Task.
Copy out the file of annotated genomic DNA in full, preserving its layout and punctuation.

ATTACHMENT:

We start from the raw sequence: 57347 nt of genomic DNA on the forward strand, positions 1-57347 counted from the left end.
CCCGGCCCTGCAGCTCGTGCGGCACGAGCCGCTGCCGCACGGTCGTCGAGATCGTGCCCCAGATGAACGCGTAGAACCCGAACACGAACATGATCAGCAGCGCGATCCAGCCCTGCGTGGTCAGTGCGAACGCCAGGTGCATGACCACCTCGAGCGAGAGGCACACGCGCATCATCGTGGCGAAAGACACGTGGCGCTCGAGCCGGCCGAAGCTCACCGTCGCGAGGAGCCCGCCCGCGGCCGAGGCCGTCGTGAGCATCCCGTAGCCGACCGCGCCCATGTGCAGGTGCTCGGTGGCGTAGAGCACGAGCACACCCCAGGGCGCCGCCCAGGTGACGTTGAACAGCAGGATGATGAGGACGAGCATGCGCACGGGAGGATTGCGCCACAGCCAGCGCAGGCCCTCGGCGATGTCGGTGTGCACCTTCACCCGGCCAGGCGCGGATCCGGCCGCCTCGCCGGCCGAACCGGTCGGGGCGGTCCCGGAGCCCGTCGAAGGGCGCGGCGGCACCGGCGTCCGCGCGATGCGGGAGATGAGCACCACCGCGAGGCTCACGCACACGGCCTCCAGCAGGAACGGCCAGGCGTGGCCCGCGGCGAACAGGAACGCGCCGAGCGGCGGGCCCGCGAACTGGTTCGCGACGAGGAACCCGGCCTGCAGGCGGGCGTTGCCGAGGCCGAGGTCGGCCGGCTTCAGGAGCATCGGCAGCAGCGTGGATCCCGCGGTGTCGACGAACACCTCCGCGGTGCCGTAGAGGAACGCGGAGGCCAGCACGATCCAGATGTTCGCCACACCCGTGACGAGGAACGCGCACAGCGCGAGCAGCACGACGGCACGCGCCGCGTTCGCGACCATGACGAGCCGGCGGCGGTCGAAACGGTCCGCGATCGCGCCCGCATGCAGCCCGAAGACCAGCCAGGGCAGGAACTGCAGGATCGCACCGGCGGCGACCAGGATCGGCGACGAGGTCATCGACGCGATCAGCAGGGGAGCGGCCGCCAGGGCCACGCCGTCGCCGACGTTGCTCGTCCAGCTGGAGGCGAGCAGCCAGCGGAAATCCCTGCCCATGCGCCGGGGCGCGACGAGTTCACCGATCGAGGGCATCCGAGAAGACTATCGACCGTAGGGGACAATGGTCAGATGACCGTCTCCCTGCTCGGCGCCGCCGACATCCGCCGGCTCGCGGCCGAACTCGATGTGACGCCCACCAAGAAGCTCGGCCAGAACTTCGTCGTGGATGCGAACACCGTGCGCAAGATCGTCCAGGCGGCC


We start from the raw sequence: 57347 nt of genomic DNA on the forward strand, positions 1-57347 counted from the left end.
CCCGGCCCTGCAGCTCGTGCGGCACGAGCCGCTGCCGCACGGTCGTCGAGATCGTGCCCCAGATGAACGCGTAGAACCCGAACACGAACATGATCAGCAGCGCGATCCAGCCCTGCGTGGTCAGTGCGAACGCCAGGTGCATGACCACCTCGAGCGAGAGGCACACGCGCATCATCGTGGCGAAAGACACGTGGCGCTCGAGCCGGCCGAAGCTCACCGTCGCGAGGAGCCCGCCCGCGGCCGAGGCCGTCGTGAGCATCCCGTAGCCGACCGCGCCCATGTGCAGGTGCTCGGTGGCGTAGAGCACGAGCACACCCCAGGGCGCCGCCCAGGTGACGTTGAACAGCAGGATGATGAGGACGAGCATGCGCACGGGAGGATTGCGCCACAGCCAGCGCAGGCCCTCGGCGATGTCGGTGTGCACCTTCACCCGGCCAGGCGCGGATCCGGCCGCCTCGCCGGCCGAACCGGTCGGGGCGGTCCCGGAGCCCGTCGAAGGGCGCGGCGGCACCGGCGTCCGCGCGATGCGGGAGATGAGCACCACCGCGAGGCTCACGCACACGGCCTCCAGCAGGAACGGCCAGGCGTGGCCCGCGGCGAACAGGAACGCGCCGAGCGGCGGGCCCGCGAACTGGTTCGCGACGAGGAACCCGGCCTGCAGGCGGGCGTTGCCGAGGCCGAGGTCGGCCGGCTTCAGGAGCATCGGCAGCAGCGTGGATCCCGCGGTGTCGACGAACACCTCCGCGGTGCCGTAGAGGAACGCGGAGGCCAGCACGATCCAGATGTTCGCCACACCCGTGACGAGGAACGCGCACAGCGCGAGCAGCACGACGGCACGCGCCGCGTTCGCGACCATGACGAGCCGGCGGCGGTCGAAACGGTCCGCGATCGCGCCCGCATGCAGCCCGAAGACCAGCCAGGGCAGGAACTGCAGGATCGCACCGGCGGCGACCAGGATCGGCGACGAGGTCATCGACGCGATCAGCAGGGGAGCGGCCGCCAGGGCCACGCCGTCGCCGACGTTGCTCGTCCAGCTGGAGGCGAGCAGCCAGCGGAAATCCCTGCCCATGCGCCGGGGCGCGACGAGTTCACCGATCGAGGGCATCCGAGAAGACTATCGACCGTAGGGGACAATGGTCAGATGACCGTCTCCCTGCTCGGCGCCGCCGACATCCGCCGGCTCGCGGCCGAACTCGATGTGACGCCCACCAAGAAGCTCGGCCAGAACTTCGTCGTGGATGCGAACACCGTGCGCAAGATCGTCCAGGCGGCC